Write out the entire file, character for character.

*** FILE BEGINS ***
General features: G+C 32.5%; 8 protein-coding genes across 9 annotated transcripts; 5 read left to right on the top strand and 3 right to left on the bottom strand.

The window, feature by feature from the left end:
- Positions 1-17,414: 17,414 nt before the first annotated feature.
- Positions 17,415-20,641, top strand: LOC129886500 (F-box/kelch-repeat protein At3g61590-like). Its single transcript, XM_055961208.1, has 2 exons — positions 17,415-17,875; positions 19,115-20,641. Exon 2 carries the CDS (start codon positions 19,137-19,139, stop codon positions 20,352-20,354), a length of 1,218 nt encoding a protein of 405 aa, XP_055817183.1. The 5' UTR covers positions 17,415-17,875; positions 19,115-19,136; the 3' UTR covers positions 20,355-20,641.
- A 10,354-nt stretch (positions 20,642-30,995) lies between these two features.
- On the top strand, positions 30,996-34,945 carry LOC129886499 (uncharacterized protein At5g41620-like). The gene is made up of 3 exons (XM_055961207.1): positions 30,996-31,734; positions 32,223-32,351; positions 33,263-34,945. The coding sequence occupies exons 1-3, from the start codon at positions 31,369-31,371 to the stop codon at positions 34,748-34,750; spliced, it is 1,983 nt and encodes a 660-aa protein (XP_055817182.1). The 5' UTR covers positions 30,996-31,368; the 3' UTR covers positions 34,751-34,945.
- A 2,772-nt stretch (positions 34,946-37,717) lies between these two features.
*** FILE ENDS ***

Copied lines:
General features: G+C 32.5%; 8 protein-coding genes across 9 annotated transcripts; 5 read left to right on the top strand and 3 right to left on the bottom strand.

The window, feature by feature from the left end:
- Positions 1-17,414: 17,414 nt before the first annotated feature.
- Positions 17,415-20,641, top strand: LOC129886500 (F-box/kelch-repeat protein At3g61590-like). Its single transcript, XM_055961208.1, has 2 exons — positions 17,415-17,875; positions 19,115-20,641. Exon 2 carries the CDS (start codon positions 19,137-19,139, stop codon positions 20,352-20,354), a length of 1,218 nt encoding a protein of 405 aa, XP_055817183.1. The 5' UTR covers positions 17,415-17,875; positions 19,115-19,136; the 3' UTR covers positions 20,355-20,641.
- A 10,354-nt stretch (positions 20,642-30,995) lies between these two features.
- On the top strand, positions 30,996-34,945 carry LOC129886499 (uncharacterized protein At5g41620-like). The gene is made up of 3 exons (XM_055961207.1): positions 30,996-31,734; positions 32,223-32,351; positions 33,263-34,945. The coding sequence occupies exons 1-3, from the start codon at positions 31,369-31,371 to the stop codon at positions 34,748-34,750; spliced, it is 1,983 nt and encodes a 660-aa protein (XP_055817182.1). The 5' UTR covers positions 30,996-31,368; the 3' UTR covers positions 34,751-34,945.
- A 2,772-nt stretch (positions 34,946-37,717) lies between these two features.